Configure a packet capture for Virtual WAN site-to-site VPN: PowerShell

This article helps you create a packet capture for an Azure Virtual WAN site-to-site VPN gateway using Azure PowerShell. Packet capture helps you narrow down the scope of a problem to certain parts of the network. It can help you determine whether the problem is on the on-premises side of the network, the Azure side of the network, or somewhere in between. By narrowing down the problem, you can more efficiently debug and take remedial action.

While some commonly available packet capture tools do exist, getting relevant packet captures with these tools can be cumbersome, especially in high-volume traffic scenarios. The filtering capabilities provided by the Virtual WAN packet capture are a major differentiator. The Virtual WAN packet capture can be used along with commonly available packet capture tools.

Prerequisites

Verify that you have the following configuration already set up in your environment:

  • A virtual WAN and a virtual hub.
  • A site-to-site VPN gateway deployed in the virtual hub.
  • You may also have connections connecting VPN sites to your site-to-site VPN gateway.

Working with Azure PowerShell

This article uses PowerShell cmdlets. To run the cmdlets, you can use Azure Cloud Shell. The Azure Cloud Shell is a free interactive shell that you can use to run the steps in this article. It has common Azure tools preinstalled and configured to use with your account.

To open the Cloud Shell, just select Try it from the upper right corner of a code block. You can also launch Cloud Shell in a separate browser tab by going to https://shell.azure.com/powershell. Select Copy to copy the blocks of code, paste it into the Cloud Shell, and press enter to run it.

Set up the environment

Use the following command to verify that you are using the correct subscription and are logged in as a user that has permissions to perform the packet capture on the site-to-site VPN gateway

$subid = “<insert Virtual WAN subscription ID here>”
Set-AzContext -SubscriptionId $subid

Create a storage account and container

A storage account is used to store the results of packet captures.

  1. Create a storage account. For steps, see Create a storage account.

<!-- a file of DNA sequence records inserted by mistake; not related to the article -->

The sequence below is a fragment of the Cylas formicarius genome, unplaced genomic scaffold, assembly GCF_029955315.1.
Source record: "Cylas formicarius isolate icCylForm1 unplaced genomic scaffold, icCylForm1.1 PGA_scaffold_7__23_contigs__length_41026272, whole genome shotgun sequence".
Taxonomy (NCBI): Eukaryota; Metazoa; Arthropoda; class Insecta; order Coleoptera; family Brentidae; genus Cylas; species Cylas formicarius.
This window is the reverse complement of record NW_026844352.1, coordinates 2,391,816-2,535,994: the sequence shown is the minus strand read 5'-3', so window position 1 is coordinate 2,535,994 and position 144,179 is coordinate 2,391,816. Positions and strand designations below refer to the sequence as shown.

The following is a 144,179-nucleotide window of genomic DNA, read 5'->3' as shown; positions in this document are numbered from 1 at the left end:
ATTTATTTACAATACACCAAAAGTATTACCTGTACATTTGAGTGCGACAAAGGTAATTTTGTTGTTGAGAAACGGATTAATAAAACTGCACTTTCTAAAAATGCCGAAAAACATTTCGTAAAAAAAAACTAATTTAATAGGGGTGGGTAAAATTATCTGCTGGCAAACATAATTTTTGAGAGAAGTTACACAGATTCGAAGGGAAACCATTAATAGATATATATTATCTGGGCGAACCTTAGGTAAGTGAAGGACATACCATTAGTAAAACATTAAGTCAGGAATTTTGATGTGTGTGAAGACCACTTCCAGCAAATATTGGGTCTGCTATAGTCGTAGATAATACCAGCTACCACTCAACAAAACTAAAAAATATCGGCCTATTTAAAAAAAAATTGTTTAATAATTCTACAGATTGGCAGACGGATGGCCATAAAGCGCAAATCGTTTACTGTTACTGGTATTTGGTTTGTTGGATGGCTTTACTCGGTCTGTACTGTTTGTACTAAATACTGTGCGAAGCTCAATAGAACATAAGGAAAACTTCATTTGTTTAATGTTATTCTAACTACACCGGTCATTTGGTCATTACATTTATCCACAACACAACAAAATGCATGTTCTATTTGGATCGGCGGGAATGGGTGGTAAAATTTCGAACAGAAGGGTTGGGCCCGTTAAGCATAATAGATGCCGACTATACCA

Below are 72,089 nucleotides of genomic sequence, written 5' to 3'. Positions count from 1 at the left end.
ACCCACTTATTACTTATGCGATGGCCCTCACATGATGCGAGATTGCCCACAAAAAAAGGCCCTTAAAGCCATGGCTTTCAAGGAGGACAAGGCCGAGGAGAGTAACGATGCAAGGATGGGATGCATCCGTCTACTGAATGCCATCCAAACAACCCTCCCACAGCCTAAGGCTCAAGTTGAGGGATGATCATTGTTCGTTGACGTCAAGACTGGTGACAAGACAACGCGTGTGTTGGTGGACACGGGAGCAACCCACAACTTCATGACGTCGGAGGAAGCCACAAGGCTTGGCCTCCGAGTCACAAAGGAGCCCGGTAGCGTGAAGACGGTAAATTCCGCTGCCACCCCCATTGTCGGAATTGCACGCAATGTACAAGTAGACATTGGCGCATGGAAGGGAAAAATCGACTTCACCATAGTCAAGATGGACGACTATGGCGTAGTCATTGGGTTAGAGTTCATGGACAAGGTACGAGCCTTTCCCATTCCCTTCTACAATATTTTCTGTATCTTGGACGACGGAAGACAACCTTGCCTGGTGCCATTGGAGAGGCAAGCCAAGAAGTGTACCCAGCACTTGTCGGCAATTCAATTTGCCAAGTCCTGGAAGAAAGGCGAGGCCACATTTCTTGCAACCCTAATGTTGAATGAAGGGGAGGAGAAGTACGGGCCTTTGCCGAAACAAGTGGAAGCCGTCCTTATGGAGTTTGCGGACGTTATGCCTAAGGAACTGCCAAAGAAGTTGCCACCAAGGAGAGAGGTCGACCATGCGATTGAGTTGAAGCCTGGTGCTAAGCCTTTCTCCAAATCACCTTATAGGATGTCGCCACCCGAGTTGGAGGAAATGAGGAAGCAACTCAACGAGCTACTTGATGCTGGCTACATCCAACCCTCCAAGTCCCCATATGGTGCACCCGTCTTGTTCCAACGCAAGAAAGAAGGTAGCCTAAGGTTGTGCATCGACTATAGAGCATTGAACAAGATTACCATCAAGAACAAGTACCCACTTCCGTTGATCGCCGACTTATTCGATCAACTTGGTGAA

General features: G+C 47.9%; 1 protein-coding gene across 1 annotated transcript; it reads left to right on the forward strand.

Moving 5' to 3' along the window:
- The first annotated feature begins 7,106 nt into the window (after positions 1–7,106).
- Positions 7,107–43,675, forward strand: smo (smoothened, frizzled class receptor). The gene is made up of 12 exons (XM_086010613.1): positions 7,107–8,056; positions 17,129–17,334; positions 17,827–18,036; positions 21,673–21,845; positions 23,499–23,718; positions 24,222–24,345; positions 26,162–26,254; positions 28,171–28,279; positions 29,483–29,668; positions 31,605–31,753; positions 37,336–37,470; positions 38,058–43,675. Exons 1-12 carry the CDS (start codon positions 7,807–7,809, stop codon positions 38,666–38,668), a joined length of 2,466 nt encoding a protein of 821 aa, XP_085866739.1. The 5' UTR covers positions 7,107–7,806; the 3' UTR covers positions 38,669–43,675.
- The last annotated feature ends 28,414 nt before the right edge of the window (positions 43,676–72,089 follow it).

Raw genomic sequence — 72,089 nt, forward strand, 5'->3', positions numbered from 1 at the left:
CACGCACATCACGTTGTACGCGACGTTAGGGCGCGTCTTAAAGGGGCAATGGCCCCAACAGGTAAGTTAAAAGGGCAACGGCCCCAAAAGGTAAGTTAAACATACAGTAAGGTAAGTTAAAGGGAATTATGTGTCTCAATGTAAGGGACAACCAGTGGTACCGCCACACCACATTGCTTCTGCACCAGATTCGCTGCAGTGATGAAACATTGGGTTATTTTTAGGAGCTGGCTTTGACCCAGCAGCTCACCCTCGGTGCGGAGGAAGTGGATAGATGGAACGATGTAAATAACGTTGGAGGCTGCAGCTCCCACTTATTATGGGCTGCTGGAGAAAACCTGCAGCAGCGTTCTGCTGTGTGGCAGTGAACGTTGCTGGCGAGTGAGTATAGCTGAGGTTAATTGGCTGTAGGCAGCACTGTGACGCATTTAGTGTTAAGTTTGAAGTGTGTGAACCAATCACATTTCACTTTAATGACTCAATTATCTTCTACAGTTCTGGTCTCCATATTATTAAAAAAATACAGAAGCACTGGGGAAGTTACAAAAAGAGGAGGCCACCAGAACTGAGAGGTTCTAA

2. Create a container object within your storage account. For steps, see Create a container.

Generate the SAS URL

When you stop a packet capture, you must provide the SAS URL of the storage container that you created. The results of your packet capture will be stored via this URL.

Run the following commands to generate a shared access signature (SAS) URL:

$rg = “<resource group name containing storage account>” 
$storeName = “<name of storage account> “
$containerName = “<name of container you want to store packet capture in>
$key = Get-AzStorageAccountKey -ResourceGroupName $rg -Name $storeName
$context = New-AzStorageContext -StorageAccountName  $storeName -StorageAccountKey $key[0].value
New-AzStorageContainer -Name $containerName -Context $context
$container = Get-AzStorageContainer -Name $containerName  -Context $context
$now = get-date
$sasurl = New-AzStorageContainerSASToken -Name $containerName -Context $context -Permission "rwd" -StartTime $now.AddHours(-1) -ExpiryTime $now.AddDays(1) -FullUri

Start a packet capture

This section helps you start a packet capture for your site-to-site VPN gateway (all connections).

  1. To run a packet capture, you need the -Name value of the site-to-site VPN gateway. To find the -Name value, in the Azure portal, navigate to your virtual hub, under Connectivity, click VPN (Site-to-site).

    Image of Virtual WAN gateway name.

  2. To start a packet capture, run the following command:

    Start-AzVpnGatewayPacketCapture -ResourceGroupName $rg -Name "<name of the Gateway>"
    

Optional: Specify filters